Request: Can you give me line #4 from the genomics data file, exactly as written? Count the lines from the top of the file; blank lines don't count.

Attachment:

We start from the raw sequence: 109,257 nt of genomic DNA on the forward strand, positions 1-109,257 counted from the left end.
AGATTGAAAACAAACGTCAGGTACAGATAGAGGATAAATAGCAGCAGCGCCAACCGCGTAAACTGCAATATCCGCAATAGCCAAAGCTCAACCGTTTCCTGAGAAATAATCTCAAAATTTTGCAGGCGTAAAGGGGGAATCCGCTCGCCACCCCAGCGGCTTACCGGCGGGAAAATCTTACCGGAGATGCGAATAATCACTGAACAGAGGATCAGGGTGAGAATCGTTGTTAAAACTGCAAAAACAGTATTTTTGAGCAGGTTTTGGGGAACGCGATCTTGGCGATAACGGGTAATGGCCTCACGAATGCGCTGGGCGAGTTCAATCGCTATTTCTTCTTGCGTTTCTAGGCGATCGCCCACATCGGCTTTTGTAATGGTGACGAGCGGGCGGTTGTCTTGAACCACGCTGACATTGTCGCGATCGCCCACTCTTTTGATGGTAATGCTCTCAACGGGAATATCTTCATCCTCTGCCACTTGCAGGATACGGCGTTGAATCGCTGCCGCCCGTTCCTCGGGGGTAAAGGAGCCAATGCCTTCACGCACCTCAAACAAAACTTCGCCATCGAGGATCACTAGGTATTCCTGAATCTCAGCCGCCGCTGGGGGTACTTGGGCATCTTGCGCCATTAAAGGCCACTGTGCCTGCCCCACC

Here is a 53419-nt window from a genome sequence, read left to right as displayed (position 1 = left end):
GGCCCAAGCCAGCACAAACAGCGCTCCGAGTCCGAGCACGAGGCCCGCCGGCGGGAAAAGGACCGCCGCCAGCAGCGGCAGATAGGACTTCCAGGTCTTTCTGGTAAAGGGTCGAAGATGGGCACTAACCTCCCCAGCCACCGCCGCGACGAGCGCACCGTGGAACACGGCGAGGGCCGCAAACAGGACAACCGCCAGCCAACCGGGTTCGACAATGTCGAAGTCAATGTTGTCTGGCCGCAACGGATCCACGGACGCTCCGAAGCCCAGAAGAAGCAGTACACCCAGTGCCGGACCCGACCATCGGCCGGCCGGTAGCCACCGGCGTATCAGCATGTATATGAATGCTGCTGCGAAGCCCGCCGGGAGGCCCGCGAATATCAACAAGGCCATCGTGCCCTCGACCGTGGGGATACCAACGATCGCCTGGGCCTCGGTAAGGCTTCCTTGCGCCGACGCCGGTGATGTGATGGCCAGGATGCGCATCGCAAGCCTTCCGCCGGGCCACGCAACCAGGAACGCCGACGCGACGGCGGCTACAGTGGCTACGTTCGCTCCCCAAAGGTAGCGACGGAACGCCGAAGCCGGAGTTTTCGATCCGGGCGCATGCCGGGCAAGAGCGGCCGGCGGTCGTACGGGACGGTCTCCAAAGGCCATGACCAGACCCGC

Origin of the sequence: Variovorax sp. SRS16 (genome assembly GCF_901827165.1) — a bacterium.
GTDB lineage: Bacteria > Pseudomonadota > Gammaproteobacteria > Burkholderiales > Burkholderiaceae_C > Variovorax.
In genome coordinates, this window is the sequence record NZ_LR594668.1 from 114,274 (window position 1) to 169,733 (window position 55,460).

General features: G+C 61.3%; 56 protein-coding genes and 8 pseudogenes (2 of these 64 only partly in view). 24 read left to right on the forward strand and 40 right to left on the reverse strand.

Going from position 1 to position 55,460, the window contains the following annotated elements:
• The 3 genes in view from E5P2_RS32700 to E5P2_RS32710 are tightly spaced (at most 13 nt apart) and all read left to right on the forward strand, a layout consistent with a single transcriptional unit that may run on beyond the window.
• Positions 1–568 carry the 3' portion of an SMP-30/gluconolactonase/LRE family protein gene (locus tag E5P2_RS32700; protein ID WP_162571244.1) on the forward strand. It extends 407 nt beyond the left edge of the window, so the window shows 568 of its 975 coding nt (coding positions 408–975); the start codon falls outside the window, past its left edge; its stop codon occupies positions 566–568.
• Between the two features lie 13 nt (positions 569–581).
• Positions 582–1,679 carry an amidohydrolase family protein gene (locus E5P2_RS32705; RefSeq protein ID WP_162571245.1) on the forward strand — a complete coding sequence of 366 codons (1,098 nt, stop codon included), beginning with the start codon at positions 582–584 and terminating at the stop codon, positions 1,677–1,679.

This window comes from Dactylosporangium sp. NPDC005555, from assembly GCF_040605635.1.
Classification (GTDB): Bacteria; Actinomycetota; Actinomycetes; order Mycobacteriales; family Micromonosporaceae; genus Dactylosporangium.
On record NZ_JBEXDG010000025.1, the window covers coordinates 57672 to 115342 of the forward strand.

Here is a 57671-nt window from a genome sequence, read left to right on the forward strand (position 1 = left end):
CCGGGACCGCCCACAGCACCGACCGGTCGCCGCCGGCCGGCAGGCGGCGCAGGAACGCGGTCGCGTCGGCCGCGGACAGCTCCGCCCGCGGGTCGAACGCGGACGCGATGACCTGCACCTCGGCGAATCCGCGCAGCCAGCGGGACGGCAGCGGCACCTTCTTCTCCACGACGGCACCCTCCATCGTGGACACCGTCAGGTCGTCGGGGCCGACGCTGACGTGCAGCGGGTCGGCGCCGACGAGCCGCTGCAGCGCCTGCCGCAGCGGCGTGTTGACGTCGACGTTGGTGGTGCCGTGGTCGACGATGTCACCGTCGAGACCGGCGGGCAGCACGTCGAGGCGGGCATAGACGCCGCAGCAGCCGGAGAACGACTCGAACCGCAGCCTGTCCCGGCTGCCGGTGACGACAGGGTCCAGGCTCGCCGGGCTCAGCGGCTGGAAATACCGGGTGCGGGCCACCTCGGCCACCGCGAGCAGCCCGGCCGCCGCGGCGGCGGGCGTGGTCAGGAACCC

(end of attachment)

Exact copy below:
GGCCCAAGCCAGCACAAACAGCGCTCCGAGTCCGAGCACGAGGCCCGCCGGCGGGAAAAGGACCGCCGCCAGCAGCGGCAGATAGGACTTCCAGGTCTTTCTGGTAAAGGGTCGAAGATGGGCACTAACCTCCCCAGCCACCGCCGCGACGAGCGCACCGTGGAACACGGCGAGGGCCGCAAACAGGACAACCGCCAGCCAACCGGGTTCGACAATGTCGAAGTCAATGTTGTCTGGCCGCAACGGATCCACGGACGCTCCGAAGCCCAGAAGAAGCAGTACACCCAGTGCCGGACCCGACCATCGGCCGGCCGGTAGCCACCGGCGTATCAGCATGTATATGAATGCTGCTGCGAAGCCCGCCGGGAGGCCCGCGAATATCAACAAGGCCATCGTGCCCTCGACCGTGGGGATACCAACGATCGCCTGGGCCTCGGTAAGGCTTCCTTGCGCCGACGCCGGTGATGTGATGGCCAGGATGCGCATCGCAAGCCTTCCGCCGGGCCACGCAACCAGGAACGCCGACGCGACGGCGGCTACAGTGGCTACGTTCGCTCCCCAAAGGTAGCGACGGAACGCCGAAGCCGGAGTTTTCGATCCGGGCGCATGCCGGGCAAGAGCGGCCGGCGGTCGTACGGGACGGTCTCCAAAGGCCATGACCAGACCCGC